Antioxidants are an important part of a bird's diet, helping them to endure long periods of physical activity. Berries are a particularly good source of antioxidants for birds. Those with the highest levels are ideal, though those with lower levels are important too, providing birds with winter food when their preferred berries are unavailable.
Take a look at 10 berried plants to try growing for birds on your plot.
Non-native Berberis provides attractive fruits from summer to autumn and have a moderate antioxidant content. Particularly attractive to thrushes and blackbirds.
Dogwood (Cornus sp.)
The black fruits of the dogwood (Cornus sp.) appear in autumn and have a high antioxidant content. Finches and thrushes love to pay a visit.
More like this
Robins, blackcaps and bullfinches are regular visitors to cotoneasters in autumn, when the berries, though low in antioxidants, provide a long-lasting treat.
Another berry with high antioxidant content, both native and non-native hawthorn species fruit in autumn and are a favorite of waxwings and blackbirds.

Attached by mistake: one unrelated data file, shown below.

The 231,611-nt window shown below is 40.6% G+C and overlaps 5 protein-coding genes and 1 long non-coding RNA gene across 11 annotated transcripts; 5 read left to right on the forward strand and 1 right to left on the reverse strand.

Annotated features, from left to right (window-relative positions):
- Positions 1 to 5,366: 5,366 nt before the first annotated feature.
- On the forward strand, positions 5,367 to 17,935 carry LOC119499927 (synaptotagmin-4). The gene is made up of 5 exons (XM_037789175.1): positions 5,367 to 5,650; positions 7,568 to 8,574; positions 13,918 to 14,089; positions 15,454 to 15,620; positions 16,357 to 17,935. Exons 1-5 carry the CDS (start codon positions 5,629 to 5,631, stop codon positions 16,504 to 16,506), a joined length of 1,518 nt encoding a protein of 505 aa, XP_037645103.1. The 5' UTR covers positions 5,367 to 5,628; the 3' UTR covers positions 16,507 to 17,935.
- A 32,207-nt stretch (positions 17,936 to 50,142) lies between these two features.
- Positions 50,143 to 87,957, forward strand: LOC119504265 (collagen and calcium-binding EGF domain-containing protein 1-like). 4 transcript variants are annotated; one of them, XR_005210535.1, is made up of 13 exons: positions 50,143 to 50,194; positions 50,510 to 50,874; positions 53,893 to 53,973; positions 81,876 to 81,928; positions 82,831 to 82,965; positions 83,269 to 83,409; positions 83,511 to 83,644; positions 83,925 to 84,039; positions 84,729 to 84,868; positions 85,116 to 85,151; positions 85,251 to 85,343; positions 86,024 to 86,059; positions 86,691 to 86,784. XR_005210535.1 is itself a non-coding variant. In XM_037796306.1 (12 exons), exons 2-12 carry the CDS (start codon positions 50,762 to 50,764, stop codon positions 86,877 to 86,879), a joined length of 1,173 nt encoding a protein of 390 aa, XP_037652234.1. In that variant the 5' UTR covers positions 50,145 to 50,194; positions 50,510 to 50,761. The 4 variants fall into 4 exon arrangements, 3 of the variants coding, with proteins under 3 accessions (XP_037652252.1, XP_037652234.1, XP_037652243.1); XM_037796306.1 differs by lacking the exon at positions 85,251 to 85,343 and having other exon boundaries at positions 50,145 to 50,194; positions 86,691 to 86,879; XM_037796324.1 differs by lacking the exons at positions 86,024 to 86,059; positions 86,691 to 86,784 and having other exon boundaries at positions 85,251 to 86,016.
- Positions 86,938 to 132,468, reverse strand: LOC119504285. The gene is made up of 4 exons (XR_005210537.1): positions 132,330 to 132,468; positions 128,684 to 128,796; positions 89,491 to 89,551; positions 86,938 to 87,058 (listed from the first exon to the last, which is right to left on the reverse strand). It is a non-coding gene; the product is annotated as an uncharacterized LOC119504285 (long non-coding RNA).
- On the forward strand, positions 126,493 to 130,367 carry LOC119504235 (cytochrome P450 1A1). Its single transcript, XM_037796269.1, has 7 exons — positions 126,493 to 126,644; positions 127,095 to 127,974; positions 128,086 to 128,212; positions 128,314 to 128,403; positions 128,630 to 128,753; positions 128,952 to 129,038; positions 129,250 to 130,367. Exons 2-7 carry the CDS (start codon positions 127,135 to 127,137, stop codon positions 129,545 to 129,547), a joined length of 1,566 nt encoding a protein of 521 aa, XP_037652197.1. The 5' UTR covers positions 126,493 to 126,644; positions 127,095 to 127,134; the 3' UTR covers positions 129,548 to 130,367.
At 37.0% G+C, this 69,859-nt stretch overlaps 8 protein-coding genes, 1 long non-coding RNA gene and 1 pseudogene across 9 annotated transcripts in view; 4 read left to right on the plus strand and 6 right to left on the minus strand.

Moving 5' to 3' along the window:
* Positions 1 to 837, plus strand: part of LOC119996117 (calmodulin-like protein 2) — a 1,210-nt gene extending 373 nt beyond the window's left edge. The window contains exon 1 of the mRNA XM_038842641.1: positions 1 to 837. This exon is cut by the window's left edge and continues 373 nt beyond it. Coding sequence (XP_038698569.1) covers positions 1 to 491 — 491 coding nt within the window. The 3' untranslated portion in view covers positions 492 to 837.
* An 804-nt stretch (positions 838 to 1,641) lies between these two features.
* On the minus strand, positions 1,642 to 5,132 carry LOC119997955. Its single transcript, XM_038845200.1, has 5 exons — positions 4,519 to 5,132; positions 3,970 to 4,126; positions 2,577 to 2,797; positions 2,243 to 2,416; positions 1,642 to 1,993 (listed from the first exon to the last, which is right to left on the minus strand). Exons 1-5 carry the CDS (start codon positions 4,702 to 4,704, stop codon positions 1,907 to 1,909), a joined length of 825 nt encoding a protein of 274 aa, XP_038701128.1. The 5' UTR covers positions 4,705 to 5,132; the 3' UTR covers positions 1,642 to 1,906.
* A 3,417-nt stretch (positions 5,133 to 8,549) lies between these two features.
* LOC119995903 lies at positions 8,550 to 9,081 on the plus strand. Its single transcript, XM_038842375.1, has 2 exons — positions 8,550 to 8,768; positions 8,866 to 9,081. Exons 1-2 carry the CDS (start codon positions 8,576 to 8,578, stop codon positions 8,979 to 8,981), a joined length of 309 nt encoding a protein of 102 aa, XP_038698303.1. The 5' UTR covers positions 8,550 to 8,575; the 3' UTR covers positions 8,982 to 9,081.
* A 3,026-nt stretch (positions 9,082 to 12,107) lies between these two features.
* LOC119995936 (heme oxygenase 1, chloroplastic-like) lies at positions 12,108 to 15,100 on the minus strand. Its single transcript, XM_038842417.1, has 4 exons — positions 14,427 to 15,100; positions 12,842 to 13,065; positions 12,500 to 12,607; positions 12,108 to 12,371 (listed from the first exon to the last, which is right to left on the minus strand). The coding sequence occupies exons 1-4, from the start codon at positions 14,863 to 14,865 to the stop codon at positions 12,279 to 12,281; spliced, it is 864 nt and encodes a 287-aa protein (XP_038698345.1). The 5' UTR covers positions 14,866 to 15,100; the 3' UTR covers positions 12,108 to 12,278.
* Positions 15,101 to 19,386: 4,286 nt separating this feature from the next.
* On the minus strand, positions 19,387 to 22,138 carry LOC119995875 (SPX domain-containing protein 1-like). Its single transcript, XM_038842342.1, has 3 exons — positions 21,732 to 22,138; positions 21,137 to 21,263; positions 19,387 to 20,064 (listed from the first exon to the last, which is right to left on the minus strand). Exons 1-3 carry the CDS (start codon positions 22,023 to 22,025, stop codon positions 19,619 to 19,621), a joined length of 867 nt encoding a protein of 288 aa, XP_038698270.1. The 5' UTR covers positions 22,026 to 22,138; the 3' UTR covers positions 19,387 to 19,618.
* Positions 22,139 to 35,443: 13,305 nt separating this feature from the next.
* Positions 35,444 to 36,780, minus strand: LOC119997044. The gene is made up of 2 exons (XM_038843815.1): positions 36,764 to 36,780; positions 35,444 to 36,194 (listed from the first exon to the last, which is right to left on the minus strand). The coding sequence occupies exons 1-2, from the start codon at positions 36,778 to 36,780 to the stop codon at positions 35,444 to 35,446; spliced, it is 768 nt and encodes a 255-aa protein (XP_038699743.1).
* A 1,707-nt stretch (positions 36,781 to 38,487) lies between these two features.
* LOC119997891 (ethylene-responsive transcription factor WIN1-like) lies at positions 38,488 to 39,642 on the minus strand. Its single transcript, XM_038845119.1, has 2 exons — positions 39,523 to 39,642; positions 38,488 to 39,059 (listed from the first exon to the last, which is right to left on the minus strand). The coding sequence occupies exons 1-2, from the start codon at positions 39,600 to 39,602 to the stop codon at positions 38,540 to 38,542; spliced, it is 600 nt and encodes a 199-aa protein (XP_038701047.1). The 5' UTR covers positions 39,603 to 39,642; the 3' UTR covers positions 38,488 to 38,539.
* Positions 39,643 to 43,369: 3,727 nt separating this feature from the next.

Ivy berries don't contain as much in the way of antioxidants, but are very long lasting and an important winter food source for redwings, bullfinches and blackbirds.
Attract greenfinches and waxwings to your garden by planting holly. The berries are long lasting and provide good winter colour.
Robins, song thrushes and blackbirds love the glossy red berries of honeysuckle, which are produced after flowering, from late-summer to autumn.
Though Parthenocissus berries are low in antioxidants, they're long lasting and will attract blackcaps and mistle thrushes to your garden.
For rose hips to be produced, leave spent flowers on the plant and wait for autumn. The burnet rose (Rosa spinosissima) has some of the best antioxidant levels and attracts waxwings and blackbirds.
Rowan berries are produced in their masses in autumn. They make up for low antioxidant levels by providing a long lasting food source for blackcaps, finches, song thrushes and waxwings.